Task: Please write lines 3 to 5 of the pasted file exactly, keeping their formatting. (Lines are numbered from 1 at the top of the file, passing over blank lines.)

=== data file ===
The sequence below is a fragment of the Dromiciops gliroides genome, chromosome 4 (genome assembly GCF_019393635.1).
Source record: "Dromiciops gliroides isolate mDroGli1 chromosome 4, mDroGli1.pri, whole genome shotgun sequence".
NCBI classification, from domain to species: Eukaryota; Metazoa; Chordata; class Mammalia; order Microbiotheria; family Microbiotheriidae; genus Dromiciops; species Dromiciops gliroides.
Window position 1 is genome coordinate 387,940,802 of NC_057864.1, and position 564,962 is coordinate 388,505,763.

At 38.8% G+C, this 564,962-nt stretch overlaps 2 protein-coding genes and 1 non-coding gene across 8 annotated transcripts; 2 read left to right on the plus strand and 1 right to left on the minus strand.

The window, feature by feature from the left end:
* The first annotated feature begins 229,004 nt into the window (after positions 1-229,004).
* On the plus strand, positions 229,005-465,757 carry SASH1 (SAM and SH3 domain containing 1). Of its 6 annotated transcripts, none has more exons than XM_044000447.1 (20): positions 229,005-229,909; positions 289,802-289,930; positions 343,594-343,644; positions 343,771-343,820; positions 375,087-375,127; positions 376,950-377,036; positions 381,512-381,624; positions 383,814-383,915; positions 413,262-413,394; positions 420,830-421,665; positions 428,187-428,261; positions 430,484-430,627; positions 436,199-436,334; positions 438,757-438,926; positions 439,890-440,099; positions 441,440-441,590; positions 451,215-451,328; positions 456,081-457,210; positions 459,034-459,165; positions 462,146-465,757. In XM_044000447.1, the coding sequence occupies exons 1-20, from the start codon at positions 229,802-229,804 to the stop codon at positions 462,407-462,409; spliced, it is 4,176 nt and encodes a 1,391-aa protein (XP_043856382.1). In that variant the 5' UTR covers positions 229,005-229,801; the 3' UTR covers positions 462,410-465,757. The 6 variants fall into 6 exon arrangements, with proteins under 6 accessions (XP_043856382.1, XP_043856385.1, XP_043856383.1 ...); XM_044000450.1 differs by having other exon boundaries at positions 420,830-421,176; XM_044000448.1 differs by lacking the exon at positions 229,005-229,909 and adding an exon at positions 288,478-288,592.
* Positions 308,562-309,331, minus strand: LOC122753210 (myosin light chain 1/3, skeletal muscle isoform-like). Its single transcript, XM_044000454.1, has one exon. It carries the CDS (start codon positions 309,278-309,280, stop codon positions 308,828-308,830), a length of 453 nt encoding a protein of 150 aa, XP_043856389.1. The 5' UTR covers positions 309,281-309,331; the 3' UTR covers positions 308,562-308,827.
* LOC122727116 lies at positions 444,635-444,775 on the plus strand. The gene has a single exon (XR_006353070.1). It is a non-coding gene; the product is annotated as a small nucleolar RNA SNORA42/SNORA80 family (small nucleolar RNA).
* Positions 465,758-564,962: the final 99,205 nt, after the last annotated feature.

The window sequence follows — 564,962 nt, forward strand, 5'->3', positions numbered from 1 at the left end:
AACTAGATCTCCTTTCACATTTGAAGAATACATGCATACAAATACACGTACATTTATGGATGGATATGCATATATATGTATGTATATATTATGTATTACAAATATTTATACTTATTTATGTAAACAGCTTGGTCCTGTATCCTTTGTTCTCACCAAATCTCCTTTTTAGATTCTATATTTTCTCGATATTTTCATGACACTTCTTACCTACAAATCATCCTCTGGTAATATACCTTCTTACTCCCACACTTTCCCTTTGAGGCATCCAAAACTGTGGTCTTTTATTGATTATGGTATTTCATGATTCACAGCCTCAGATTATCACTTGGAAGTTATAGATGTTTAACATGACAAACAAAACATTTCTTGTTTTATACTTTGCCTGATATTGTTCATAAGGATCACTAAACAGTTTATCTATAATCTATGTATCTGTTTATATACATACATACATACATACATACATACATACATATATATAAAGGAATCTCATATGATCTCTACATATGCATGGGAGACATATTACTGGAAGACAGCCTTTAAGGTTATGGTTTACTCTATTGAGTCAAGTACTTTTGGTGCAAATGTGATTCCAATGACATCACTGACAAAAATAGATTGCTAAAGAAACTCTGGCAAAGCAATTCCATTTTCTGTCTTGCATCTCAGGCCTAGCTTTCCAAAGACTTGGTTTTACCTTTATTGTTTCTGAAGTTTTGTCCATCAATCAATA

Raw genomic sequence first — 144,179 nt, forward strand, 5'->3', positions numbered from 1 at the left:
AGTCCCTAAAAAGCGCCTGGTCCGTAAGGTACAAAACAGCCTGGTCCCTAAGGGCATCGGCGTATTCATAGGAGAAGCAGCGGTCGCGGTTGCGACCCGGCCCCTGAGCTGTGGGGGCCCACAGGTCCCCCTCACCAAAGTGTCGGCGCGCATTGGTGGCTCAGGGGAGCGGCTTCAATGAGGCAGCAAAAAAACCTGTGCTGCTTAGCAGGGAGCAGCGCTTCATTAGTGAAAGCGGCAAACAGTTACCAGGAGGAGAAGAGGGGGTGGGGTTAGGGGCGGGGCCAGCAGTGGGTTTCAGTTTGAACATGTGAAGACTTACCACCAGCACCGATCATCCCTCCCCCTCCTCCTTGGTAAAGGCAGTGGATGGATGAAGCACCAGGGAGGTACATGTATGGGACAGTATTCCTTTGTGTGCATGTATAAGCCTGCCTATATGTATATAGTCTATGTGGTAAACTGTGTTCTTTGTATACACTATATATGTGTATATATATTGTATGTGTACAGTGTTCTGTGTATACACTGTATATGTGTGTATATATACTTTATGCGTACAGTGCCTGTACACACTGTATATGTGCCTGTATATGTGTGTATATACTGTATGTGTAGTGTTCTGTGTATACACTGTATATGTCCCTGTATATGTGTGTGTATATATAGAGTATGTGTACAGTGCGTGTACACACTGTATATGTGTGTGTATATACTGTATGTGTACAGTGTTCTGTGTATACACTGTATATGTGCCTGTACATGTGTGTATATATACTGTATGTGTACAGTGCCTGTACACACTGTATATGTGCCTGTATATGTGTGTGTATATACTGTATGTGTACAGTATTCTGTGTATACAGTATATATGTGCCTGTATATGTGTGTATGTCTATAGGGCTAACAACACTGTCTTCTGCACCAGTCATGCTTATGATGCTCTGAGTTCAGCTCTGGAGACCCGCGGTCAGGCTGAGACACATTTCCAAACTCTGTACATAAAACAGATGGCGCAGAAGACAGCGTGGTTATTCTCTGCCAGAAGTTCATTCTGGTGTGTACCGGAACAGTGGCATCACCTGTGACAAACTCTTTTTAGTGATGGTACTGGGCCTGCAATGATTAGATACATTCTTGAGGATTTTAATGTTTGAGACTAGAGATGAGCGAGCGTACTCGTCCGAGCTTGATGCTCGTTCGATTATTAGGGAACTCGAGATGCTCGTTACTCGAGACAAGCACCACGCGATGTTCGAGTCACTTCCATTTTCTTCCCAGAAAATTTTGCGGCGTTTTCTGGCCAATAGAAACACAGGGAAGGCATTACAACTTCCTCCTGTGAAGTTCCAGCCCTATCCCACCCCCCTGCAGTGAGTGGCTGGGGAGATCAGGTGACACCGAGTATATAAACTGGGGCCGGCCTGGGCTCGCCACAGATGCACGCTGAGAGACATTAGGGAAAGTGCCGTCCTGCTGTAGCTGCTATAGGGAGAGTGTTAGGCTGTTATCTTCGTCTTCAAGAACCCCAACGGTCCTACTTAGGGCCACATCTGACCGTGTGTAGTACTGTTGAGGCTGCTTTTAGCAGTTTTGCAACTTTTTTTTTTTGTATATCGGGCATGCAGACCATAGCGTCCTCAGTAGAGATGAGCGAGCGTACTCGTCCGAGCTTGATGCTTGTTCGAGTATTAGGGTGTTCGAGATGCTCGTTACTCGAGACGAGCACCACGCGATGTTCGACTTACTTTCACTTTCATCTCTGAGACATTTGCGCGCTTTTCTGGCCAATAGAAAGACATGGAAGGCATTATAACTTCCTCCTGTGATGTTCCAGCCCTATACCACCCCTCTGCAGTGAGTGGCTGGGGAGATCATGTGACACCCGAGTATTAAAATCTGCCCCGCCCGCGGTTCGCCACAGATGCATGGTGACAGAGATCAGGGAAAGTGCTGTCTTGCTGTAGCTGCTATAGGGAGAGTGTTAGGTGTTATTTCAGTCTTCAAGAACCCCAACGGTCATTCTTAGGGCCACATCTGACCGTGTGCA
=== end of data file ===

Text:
NCBI classification, from domain to species: Eukaryota; Metazoa; Chordata; class Mammalia; order Microbiotheria; family Microbiotheriidae; genus Dromiciops; species Dromiciops gliroides.
Window position 1 is genome coordinate 387,940,802 of NC_057864.1, and position 564,962 is coordinate 388,505,763.

At 38.8% G+C, this 564,962-nt stretch overlaps 2 protein-coding genes and 1 non-coding gene across 8 annotated transcripts; 2 read left to right on the plus strand and 1 right to left on the minus strand.